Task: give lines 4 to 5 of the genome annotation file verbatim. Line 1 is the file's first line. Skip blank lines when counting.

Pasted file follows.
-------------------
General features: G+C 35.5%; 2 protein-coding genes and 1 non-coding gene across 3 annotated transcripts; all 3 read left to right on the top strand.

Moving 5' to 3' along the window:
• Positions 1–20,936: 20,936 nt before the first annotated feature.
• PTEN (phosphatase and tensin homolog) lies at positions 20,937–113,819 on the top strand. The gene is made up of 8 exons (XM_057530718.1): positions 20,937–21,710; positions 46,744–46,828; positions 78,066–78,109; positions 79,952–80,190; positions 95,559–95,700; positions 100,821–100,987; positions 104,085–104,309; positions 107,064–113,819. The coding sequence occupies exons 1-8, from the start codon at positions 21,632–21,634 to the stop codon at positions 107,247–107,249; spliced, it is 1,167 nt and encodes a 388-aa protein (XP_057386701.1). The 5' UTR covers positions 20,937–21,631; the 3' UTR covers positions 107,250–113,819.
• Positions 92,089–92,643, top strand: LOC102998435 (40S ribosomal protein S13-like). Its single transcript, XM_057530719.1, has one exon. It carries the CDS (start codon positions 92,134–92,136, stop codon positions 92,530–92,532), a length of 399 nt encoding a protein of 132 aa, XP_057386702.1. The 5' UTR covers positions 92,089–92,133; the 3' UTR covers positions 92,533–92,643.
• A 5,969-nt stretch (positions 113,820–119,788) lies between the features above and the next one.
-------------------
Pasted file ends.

• PTEN (phosphatase and tensin homolog) lies at positions 20,937–113,819 on the top strand. The gene is made up of 8 exons (XM_057530718.1): positions 20,937–21,710; positions 46,744–46,828; positions 78,066–78,109; positions 79,952–80,190; positions 95,559–95,700; positions 100,821–100,987; positions 104,085–104,309; positions 107,064–113,819. The coding sequence occupies exons 1-8, from the start codon at positions 21,632–21,634 to the stop codon at positions 107,247–107,249; spliced, it is 1,167 nt and encodes a 388-aa protein (XP_057386701.1). The 5' UTR covers positions 20,937–21,631; the 3' UTR covers positions 107,250–113,819.
• Positions 92,089–92,643, top strand: LOC102998435 (40S ribosomal protein S13-like). Its single transcript, XM_057530719.1, has one exon. It carries the CDS (start codon positions 92,134–92,136, stop codon positions 92,530–92,532), a length of 399 nt encoding a protein of 132 aa, XP_057386702.1. The 5' UTR covers positions 92,089–92,133; the 3' UTR covers positions 92,533–92,643.